It was a simple church, dark and empty of people. Candles were burning. The pall made it hard to make out the details, but it seemed like there were a few rows of pews, a simple altar, and a cross surrounded by a few other things on the altar.
That was all.
But what kind of church was it? Elly said it was beautiful and very special, but he would say no more. Even though he obviously felt very strongly about its importance, he was still visibly upset by what happened. Why it was so important that we not even look at it much less enter it? We had no clue….yet!
(For part 1 of the Saga GO HERE)
So . . . were the two churches tied together somehow? The church we were not allow to enter and the church Don Domanzo presided over? Remember Don Domanzo met with us in his home, not his church. And we were not permitted to even stand on the same side of the street as the church he was carrying out ceremonies in. Hmmm . . .
Another Puzzle Piece
Later, back home in Puerto Morelos, I decided to read about the Caste Wars. Elly (Eliadoro is his full name) was so filled with emotion when he talked about his family’s involvement. So, I got on-line and read everything I could find. The wars lasted from the mid 1800’s to the early part of the 20th century. Even though the battles officially ended in the 1910’s, skirmishes were still taking place well into the 1930’s. The Yucatan was considered one of the most dangerous places on earth for a white man! Should you venture into the jungles, the Maya would kill you and ask questions later. (Now, I know they were defending their homes. They are not naturally violent people, but rather very humble, peaceful and kind.)
As I was sifting through article after article, I came across a very intriguing story. It was a story about a speaking cross!
The details differed depending on who was telling the story, but the basic tale goes as follows:
The villagers in the area now known as the Zona Maya were worried about losing their way of life to Spanish conquerors. The Spanish-Mexicans were making their way steadily south, taking over pueblos and forcing people into servitude. As the people of the southern part of the peninsula were preparing to fight, something magical happened.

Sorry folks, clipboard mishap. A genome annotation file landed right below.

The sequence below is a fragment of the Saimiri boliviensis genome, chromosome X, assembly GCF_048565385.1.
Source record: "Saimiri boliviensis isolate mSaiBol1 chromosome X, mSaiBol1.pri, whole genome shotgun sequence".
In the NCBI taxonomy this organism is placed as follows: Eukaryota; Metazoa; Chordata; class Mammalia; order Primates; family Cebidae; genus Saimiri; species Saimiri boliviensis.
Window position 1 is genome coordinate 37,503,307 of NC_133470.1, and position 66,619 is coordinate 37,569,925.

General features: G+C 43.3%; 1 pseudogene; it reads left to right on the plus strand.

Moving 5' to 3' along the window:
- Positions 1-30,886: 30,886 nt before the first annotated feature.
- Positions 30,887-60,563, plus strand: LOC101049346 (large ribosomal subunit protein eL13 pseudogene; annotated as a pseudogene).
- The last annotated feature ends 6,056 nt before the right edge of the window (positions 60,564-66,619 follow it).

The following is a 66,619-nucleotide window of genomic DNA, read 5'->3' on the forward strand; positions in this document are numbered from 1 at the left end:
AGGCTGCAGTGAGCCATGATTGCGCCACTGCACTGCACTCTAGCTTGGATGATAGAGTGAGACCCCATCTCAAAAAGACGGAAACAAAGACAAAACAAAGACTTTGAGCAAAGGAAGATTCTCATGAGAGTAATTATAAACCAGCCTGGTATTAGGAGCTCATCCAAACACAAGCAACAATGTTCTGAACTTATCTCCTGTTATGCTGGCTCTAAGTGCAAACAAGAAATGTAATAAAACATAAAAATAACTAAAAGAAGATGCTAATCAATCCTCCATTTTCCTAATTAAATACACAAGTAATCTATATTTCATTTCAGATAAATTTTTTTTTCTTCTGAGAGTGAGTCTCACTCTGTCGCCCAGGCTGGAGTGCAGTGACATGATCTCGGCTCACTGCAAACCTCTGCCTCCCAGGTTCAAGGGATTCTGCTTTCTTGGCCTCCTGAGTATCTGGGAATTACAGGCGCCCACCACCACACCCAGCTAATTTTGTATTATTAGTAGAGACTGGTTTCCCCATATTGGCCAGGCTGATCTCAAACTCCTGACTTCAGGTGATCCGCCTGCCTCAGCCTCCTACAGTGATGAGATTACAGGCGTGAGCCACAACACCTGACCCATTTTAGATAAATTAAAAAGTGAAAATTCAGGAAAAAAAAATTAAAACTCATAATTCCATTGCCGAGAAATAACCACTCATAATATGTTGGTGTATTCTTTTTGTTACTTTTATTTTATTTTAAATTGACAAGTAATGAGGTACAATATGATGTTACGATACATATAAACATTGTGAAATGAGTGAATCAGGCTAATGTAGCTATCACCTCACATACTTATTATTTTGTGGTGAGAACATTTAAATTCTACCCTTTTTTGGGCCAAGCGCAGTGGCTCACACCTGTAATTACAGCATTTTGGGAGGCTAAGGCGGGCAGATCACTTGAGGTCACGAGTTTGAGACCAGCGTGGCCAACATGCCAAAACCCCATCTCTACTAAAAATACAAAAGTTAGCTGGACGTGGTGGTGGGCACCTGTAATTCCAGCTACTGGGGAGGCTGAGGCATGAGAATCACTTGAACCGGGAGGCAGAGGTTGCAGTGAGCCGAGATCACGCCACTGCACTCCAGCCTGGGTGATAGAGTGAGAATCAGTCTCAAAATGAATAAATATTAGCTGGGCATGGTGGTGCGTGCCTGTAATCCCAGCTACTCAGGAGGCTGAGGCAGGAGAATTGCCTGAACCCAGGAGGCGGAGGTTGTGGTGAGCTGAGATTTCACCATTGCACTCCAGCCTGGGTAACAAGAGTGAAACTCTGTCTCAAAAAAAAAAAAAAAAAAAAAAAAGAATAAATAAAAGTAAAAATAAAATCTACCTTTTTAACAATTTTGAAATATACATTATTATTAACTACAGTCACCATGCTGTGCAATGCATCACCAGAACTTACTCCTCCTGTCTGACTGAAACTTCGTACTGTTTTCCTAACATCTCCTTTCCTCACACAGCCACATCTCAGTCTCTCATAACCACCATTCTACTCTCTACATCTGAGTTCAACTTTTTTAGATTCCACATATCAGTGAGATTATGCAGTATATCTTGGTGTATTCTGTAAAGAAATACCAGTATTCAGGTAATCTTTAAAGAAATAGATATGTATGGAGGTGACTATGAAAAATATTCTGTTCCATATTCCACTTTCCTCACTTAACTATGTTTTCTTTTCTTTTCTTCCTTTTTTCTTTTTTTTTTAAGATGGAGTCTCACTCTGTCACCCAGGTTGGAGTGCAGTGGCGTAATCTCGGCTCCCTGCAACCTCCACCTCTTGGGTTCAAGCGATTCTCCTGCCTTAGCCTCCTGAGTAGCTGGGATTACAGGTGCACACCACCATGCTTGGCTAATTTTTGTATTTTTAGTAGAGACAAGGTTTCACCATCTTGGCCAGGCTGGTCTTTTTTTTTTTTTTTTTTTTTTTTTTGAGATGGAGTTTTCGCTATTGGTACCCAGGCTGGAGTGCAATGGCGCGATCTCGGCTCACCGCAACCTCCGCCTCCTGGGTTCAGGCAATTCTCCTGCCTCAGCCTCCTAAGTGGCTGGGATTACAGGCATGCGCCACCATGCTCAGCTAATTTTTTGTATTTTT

A cross carved into a tree on the outskirts of the town (now called Felipe Carillo Puerto) spoke to a man. It gave instructions on how to win the battle. The tree told the man to cut its branches and make three crosses. It said to divide the villagers into groups and for each group to carry a cross before it. (Let it be noted that Maya crosses have a very different symbolism than Christian crosses. An brief explanation can be found at the bottom of this post.)
The man did as instructed and made three crosses from the branches of the tree. The people divided themselves into groups and each carried a cross.
And then the rains came.
It rained and rained for many days, making travel through the jungle almost impossible for the Spanish-Mexican soldiers. Imagine cutting through dense underbrush, vines, and thick jungle growth with a machete in the pouring rain!
And then the ants came.
The combination of the ants and the rain was too much. The soldiers could not rest on the ground or they were bitten by ants. They could not move through the jungle. And so, they gave up the fight and fled. The villages of the south were never conquered and still remain in an informal agreement with the government of Mexico to this day with their own laws, rulers, religion, and even their own time zone!
The three crosses were laid in three villages to rest. And one of those villages was Chumpon!
(Here is a photo of the little park in Chumpon. If you turned around, you would see the long low building that is used as a church. I did not take a photo of it because it was not allowed.)
Of course, my mind drifted back to the secrecy surrounding both the church in Chumpon and the blue building made from sticks with the palm thatch roof in the next pueblo. Perhaps? Perhaps one of the crosses was laid there? I would go many places before I got any closer to an answer.
Maya crosses explained: There is much depth to the meaning of the Maya cross, but the basic is the four cardinal directions, east, north, west and south (in the order of the movement of the sun). Each direction has a color and energy. Lak'in, the wind that blows from the east, is red and brings beginnings and unity. Xaman, the wind that blows from the north, is white and brings transparency, clarity, and truth. Chik'in, the wind that blows from the west, is blue/black and brings the energy of change, duality, and cooperation. Nohol, the wind that blows from the south, is yellow and brings the energy of abundance, growth and harvest.
MUCH MORE TO COME! You will be amazed at the next part of the story!